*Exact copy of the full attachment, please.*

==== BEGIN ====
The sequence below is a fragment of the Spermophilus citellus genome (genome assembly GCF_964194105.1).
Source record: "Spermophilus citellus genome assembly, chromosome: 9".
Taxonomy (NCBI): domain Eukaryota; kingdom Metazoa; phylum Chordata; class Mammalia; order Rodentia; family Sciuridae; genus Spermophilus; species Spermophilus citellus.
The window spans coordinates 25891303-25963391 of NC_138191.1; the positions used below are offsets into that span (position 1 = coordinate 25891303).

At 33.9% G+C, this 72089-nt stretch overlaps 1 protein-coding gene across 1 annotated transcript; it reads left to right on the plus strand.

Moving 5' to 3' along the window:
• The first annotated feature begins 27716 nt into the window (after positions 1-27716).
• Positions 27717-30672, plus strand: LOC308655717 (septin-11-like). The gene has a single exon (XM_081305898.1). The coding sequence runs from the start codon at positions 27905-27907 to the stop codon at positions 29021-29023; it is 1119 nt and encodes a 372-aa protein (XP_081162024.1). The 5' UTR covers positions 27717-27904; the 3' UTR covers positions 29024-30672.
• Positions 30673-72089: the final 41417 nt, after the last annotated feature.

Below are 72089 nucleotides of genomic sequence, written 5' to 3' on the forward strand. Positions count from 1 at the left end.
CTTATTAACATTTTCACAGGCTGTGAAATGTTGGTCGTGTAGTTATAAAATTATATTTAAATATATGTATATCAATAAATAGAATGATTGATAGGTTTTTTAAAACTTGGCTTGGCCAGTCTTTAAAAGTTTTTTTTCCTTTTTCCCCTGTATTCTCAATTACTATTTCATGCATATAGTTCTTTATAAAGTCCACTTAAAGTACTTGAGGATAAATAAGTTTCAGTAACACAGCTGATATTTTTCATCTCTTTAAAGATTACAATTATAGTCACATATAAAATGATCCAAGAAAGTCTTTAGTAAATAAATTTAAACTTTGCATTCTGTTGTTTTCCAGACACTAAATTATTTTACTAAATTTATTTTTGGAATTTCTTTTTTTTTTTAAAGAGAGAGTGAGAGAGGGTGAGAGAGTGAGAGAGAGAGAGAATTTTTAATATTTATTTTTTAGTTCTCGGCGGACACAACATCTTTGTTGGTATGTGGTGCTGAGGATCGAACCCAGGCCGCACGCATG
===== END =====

The sequence below is a fragment of the Spermophilus citellus genome (genome assembly GCF_964194105.1).
Source record: "Spermophilus citellus genome assembly, chromosome: 9".
Taxonomy (NCBI): domain Eukaryota; kingdom Metazoa; phylum Chordata; class Mammalia; order Rodentia; family Sciuridae; genus Spermophilus; species Spermophilus citellus.
The window spans coordinates 25891303-25963391 of NC_138191.1; the positions used below are offsets into that span (position 1 = coordinate 25891303).

At 33.9% G+C, this 72089-nt stretch overlaps 1 protein-coding gene across 1 annotated transcript; it reads left to right on the plus strand.

Moving 5' to 3' along the window:
• The first annotated feature begins 27716 nt into the window (after positions 1-27716).
• Positions 27717-30672, plus strand: LOC308655717 (septin-11-like). The gene has a single exon (XM_081305898.1). The coding sequence runs from the start codon at positions 27905-27907 to the stop codon at positions 29021-29023; it is 1119 nt and encodes a 372-aa protein (XP_081162024.1). The 5' UTR covers positions 27717-27904; the 3' UTR covers positions 29024-30672.
• Positions 30673-72089: the final 41417 nt, after the last annotated feature.

Below are 72089 nucleotides of genomic sequence, written 5' to 3' on the forward strand. Positions count from 1 at the left end.
CTTATTAACATTTTCACAGGCTGTGAAATGTTGGTCGTGTAGTTATAAAATTATATTTAAATATATGTATATCAATAAATAGAATGATTGATAGGTTTTTTAAAACTTGGCTTGGCCAGTCTTTAAAAGTTTTTTTTCCTTTTTCCCCTGTATTCTCAATTACTATTTCATGCATATAGTTCTTTATAAAGTCCACTTAAAGTACTTGAGGATAAATAAGTTTCAGTAACACAGCTGATATTTTTCATCTCTTTAAAGATTACAATTATAGTCACATATAAAATGATCCAAGAAAGTCTTTAGTAAATAAATTTAAACTTTGCATTCTGTTGTTTTCCAGACACTAAATTATTTTACTAAATTTATTTTTGGAATTTCTTTTTTTTTTTAAAGAGAGAGTGAGAGAGGGTGAGAGAGTGAGAGAGAGAGAGAATTTTTAATATTTATTTTTTAGTTCTCGGCGGACACAACATCTTTGTTGGTATGTGGTGCTGAGGATCGAACCCAGGCCGCACGCATG